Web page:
Posted March 7, 2007 12:02 am by with 11 comments

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France passed a law today banning nonprofessional journalists from recording or reporting on violent acts. The law is sure to come down hard on bloggers and other citizen journalists—and the webmasters that publish their stories.


During parliamentary debate of the law, government representatives said the offense of filming or distributing films of acts of violence targets the practice of “happy slapping,” in which a violent attack is filmed by an accomplice, typically with a camera phone, for the amusement of the attacker’s friends.

The penalty for recording or publishing acts of violence is up to five years in prison and 75,000 euros. Depending on the violent act, the penalty for recording or publishing could be heavier than for the act itself.

I can see the reasoning behind the law and I certainly don’t want the Internet to be the medium of choice for snuff films and other violent acts. But it’s still a disconcerting law.

Not as disconcerting as another proposal before the body:

The government has also proposed a certification system for Web sites, blog hosters, mobile-phone operators and Internet service providers, identifying them as government-approved sources of information if they adhere to certain rules.

Oh, perfect. Will we start referring to France as “China: Europe”?

Via Techmeme

  • So, I guess they already have a law in place that defines exactly what is a “nonprofessional journalist”?

    Though, by reading the excerpt you posted, it might seem that the blogger is more of an accomplice to the violent act than merely reporting on it.

  • Jordan McCollum

    The tone article seemed to me to imply that they did have a definition of a professional journalist. This could be as simple as someone employed by a newspaper, news website or news television show.

    The law is supposed to apply not only to the ‘happy slapping’ context I cited above. Here’s the context surrounding the excerpt I used:
    “The law, proposed by Minister of the Interior Nicolas Sarkozy, is intended to clamp down on a wide range of public order offenses. . . .

    “The broad drafting of the law so as to criminalize the activities of citizen journalists unrelated to the perpetrators of violent acts is no accident, but rather a deliberate decision by the authorities, said [Pascal] Cohet, [spokesman for French online civil liberties group Odebi].”

    So even casual observers/recorders would be punishable under the law.

  • Does seem on the face of it like they’re going way too far. I hate any legal means of preventing people from competing against the established press.

  • Harry Mendes

    Do not move your eyeballs from this type of lawmaking, it is insidious, it is the kind that slowly but surely moves the very ground an individual is standing on, little by little, until one day we realize it is too late!!!! This must be fought with all available resources, make a commitment! The French government is just tired of the ongoing series of scandals, involving some high ranking officer doing all sorts of illegal activities and getting caught red handed! So, now, by throwing out things like “snuff” films, and such as a smokescreens, they are trying to disguise what they really want to do. Personally I am all for making it illegal to show things like snuff films on the internet, that is sick, but surely this can be done without killing the rights of an individual.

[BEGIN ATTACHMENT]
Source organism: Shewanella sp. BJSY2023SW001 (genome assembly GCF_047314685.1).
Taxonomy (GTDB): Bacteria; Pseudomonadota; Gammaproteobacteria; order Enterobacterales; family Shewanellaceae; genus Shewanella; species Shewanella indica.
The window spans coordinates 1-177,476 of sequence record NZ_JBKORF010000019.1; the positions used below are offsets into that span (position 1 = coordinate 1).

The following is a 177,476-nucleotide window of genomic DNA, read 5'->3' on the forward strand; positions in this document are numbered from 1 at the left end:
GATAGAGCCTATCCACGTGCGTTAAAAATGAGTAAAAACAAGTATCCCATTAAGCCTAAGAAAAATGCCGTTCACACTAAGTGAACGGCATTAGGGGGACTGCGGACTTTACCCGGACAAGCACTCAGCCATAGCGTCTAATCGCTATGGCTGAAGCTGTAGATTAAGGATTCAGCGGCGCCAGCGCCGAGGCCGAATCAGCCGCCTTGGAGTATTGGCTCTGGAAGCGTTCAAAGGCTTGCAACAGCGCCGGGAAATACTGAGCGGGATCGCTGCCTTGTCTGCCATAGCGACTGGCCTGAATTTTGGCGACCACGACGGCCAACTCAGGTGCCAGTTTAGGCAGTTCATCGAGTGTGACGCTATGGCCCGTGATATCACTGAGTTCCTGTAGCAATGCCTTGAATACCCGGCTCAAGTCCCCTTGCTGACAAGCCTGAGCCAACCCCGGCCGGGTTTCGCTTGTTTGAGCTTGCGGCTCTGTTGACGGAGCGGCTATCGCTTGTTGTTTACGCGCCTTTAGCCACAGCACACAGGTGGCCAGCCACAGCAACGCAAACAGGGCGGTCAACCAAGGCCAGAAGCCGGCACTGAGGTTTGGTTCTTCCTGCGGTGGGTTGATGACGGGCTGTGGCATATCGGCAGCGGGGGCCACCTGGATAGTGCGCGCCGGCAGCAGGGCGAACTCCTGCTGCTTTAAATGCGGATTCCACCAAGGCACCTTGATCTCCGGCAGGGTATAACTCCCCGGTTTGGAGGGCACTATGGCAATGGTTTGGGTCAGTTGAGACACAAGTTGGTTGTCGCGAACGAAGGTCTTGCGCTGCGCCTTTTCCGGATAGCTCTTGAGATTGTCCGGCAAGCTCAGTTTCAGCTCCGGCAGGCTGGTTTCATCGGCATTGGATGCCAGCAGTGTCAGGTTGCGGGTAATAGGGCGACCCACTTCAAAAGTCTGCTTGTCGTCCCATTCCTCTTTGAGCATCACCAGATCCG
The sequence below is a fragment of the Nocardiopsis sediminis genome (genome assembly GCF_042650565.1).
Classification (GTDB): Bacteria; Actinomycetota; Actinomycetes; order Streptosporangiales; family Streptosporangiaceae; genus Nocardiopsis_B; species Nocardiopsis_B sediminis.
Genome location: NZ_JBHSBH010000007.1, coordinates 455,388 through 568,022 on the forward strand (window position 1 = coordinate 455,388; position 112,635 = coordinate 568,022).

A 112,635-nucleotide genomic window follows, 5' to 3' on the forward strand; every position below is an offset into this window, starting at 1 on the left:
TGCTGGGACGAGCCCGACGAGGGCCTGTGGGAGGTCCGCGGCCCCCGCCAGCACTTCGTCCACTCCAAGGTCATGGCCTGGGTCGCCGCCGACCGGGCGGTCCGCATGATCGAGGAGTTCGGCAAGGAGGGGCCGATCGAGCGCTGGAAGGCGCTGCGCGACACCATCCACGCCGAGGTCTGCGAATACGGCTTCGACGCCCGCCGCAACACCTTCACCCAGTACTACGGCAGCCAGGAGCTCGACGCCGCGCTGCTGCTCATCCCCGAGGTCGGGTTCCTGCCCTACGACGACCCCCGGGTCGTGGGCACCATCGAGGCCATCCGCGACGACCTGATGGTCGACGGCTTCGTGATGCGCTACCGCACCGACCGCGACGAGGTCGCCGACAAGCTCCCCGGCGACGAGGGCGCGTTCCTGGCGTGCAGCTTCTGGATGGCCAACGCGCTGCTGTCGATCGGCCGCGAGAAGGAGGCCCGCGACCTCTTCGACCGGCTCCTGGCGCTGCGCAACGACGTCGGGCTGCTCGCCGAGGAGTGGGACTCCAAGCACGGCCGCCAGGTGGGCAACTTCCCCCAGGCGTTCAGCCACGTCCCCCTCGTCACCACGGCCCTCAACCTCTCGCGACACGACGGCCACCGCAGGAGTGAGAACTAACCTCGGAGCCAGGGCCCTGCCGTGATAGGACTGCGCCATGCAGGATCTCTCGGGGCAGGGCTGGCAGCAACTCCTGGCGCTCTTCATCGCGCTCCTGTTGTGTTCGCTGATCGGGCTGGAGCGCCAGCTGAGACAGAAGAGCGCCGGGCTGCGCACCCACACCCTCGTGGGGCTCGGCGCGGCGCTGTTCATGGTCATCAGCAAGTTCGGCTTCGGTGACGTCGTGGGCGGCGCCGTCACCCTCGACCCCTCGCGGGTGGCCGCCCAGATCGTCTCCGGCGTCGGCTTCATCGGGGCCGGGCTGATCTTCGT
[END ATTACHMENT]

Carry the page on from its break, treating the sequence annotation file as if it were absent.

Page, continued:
• Pingback: Search Engine Feng Shui » En passant par la Chine…()

  • I guess these guys have not yet thought about evidence. Sensoring as high as this makes them lose potential evidence.

  • This is just pathetic on the side of the French. Sure enough here in America they are already known as pacifists but do they have to go this far I wonder? I am sure French bloggers will fight this to the end. Besides loopholes are a man’s best friend when it comes to what appears to be an oppressive government.

    Thank You

  • Robert

    A lot of people in the US are going to go nuts over this law not realizing the differences between French and US politics. China: Europe? I don’t think the French army has enough tanks to deal with all the protests that occur on a daily basis over there. It’s practically a national pastime.

    I wouldn’t worry. The French have a very strong concept of free speech, and the second anyone tries to use this law for anything other than its intended purpose, it’ll be struck down.

  • Harry Mendes

    First of all, to the arrogant “Feng Shui”, French is not considered a language “at large” so keep it to yourself, this is an english speaking site the last time I looked. However, this just proves my point, French are not happy with the fact that english is the language “at large” on the internet, so this frog’s attitude says it all. Do not leave it to French autohorities, they will dissappoint you. Guaranteed.

  • Jordan McCollum

    Harry, I appreciate your comments on this issue. I agree that this type of law is the beginning of a slippery slope.

    Search Engine Feng Shui left a trackback here from their blog post on their French language blog that mentioned this post. He wasn’t trying to comment on the post here in French.

    We get trackbacks like this is English, Spanish, French, Norwegian, Finnish, German, Italian and more. All are welcome and we’re glad that people are discussing the issues in many languages.

  • Hi Jordan,
    Thank you for your answer. I didn’t want to make any trouble on Marketing Pilgrim with this trackback. Search Engine Feng Shui is launching this week in France and will talk about Search marketing and SEO. We are a semi-dozen person working in a french marketing agency and wanted to share our knowledge and news about search marekting… and your news was ideal for a start about this business…